Let's have a look at the history and evolution of Ransomware and some basic tips for your organization to make infrastructure secure.

What is Ransomware?

Ransomware is a malicious software that cyber-criminals use to hold your files (or computer) for ransom and requiring you to pay a certain amount of money to get them back by encrypting your files. Since its been discovered, Ransomware has been growing at a tremendous speed with more and more users being infected, both companies and consumers. This is critically affecting the productivity & reputation of many companies, which many of them are paying in the end.

Ransomware Evolution

Many people may think that Ransomware is a very recent type of malware, especially with the global outbreak of Wannacry that made the headlines in 2017. The first Ransomware was actually released on a floppy disk in 1989.

Since then, Ransomware wasn't well known until 2010 where it went under many changes & variants. The below chart is a summary of all recents & known Ransomwares from 2010 up to 2017.

History and Evolution of Ransomware

Basic Security Tips

Even if your organization is not protected by a comprehensive network security solution like Sangfor NGAF/, there are still a few things that you do to prevent or at least minimize the damage.

  1. Backup Your Data: Not only against Ransomware, doing a regular backup of your data can help you whenever your computer or network encounter a failure. Remember to do it on an external driver (better if password protected), which should be disconnected when not in use. This will avoid any access from it by Ransomware.
  2. Show Hidden-Files extensions: By default, some Windows systems will hide known file-extensions (e.g.: “FILE.PDF.EXE”), so people might not be able to recognized a potential threat when they see it. Cyber-criminals know about this and will disguise the file under another name. By enabling show hidden-file extensions, you will be able to easily spot suspicious files.
  3. Make Sure Your Computer is Up-To-Date: Many cyber-criminals will rely on existing vulnerabilities of users running outdated software to get access to their computer. Whenever possible, remember to do regular update of all your software, including OS system, and if possible let it run automatically for better convenience.
  4. Do a System Restore Whenever Necessary: Remember to enable System Restore (if you are using Windows) whenever possible. This might help you to take back your system to a state before being infected by Ransomware.
  5. Disable Remote Desktop Protocol (RDP): Cyber-criminals might get access to your Computer through Remote Desktop Protocol (RDP), which is a tool available in Windows to allows others to access your desktop (for technical support & others). If you do not use it in your company, it is a good idea to disable it just in case.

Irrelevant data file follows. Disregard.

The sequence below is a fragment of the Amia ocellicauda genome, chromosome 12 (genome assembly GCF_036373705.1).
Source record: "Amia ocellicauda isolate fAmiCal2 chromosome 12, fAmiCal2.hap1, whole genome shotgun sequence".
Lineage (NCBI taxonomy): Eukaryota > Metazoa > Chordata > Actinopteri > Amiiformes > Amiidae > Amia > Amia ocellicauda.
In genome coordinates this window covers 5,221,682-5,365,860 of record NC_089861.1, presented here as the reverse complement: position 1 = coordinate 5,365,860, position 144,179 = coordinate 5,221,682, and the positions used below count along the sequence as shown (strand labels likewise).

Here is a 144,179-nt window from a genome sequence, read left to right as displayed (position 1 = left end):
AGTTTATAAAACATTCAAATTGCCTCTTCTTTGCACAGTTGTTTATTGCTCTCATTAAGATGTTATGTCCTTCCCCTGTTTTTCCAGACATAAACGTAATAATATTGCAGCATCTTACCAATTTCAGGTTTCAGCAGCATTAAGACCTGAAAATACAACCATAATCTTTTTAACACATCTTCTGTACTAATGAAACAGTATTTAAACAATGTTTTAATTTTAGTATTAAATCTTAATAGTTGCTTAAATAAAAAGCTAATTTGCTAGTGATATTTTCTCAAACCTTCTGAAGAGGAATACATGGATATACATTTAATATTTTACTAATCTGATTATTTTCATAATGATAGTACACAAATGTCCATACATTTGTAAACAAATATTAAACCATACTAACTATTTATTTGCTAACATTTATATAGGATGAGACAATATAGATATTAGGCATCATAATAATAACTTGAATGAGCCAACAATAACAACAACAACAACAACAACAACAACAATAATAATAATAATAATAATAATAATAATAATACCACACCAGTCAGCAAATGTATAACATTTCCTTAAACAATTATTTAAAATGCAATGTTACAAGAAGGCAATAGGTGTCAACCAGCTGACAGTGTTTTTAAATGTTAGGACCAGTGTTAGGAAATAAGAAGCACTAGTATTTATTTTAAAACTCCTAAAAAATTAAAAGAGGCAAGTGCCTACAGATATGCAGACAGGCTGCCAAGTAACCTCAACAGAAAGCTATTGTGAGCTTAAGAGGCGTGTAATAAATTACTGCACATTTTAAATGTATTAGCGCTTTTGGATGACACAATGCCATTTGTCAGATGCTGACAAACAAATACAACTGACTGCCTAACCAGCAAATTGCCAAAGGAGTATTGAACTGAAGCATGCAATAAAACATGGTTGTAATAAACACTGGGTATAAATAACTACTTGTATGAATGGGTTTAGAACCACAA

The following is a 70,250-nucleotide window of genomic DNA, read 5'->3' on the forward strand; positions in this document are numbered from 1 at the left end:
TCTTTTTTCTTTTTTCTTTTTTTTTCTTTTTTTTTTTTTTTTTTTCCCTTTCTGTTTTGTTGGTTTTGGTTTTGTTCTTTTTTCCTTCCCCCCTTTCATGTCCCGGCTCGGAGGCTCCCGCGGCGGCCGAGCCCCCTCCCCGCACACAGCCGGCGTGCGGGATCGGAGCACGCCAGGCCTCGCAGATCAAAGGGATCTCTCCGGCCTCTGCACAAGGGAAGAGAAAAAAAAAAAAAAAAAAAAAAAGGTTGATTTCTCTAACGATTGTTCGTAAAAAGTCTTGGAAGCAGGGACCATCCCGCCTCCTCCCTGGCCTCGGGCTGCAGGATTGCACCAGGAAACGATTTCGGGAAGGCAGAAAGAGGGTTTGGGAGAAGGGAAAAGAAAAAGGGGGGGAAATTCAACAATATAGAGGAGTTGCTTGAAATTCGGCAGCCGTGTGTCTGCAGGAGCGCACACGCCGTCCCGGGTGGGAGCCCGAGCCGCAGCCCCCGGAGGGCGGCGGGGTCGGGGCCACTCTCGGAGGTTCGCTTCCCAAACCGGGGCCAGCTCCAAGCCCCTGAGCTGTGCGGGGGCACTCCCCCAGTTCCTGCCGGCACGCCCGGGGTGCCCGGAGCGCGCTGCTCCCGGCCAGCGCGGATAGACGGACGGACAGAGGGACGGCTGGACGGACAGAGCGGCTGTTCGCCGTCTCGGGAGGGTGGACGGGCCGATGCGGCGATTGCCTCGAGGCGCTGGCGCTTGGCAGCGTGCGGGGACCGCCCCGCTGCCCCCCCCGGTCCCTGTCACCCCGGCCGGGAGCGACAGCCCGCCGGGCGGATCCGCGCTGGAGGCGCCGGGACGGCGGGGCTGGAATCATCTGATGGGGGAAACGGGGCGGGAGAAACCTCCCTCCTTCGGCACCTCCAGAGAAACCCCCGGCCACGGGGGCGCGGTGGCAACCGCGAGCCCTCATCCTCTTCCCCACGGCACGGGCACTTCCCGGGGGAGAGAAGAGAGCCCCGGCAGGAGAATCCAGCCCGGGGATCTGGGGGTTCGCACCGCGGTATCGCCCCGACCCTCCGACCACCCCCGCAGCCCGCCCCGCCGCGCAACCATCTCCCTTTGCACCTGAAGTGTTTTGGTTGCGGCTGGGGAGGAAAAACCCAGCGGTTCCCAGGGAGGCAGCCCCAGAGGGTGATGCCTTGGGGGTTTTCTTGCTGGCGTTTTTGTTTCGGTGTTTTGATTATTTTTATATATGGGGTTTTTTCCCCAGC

6. Be Quick: Disconnect Your Internet Connection: If you suspect that your Computer got infected after opening a file with Ransomware, disconnect all connections to Internet IMMEDIATELY by closing your Wi-Fi connection and/or unplug your LAN cable. This will delay or stop the communication with the C&C server before it finishes encrypting your files, and if you are lucky, it might save you.
  7. Filter “.EXE” Files in Emails: If your Company has a gateway email scanner and if it can filter files according to their extension (e.g.: .EXE), it could be a good idea to deny emails with the .EXE extension as it is really not often used on a daily basis.
  8. Use a Reputable Anti-virus, Anti-malware and Firewall solutions: Even if this is only useful on a user-basis, it is always nice to have your own computer protected with a good anti-virus, malware and firewall solutions to help you identify and stop potential threats. There are many free software’s available on Internet, so if you do not have one at the moment, go and download them now!
  9. Disable macros in Microsoft Office files: Microsoft Office documents containing built-in macros can contain embedded code written in programming language (VBA) and be dangerous as they can become a potential vehicle for malware such as Ransomware. Disable it for further security.
  10. Last but not the Least, Educate your Users!: All the above advices are only useful if followed by every employee in the Company. That is why IT managers have to make sure that everyone knows about the risks of Ransomware, what it could do, and how to protect yourself or at least minimize its damage.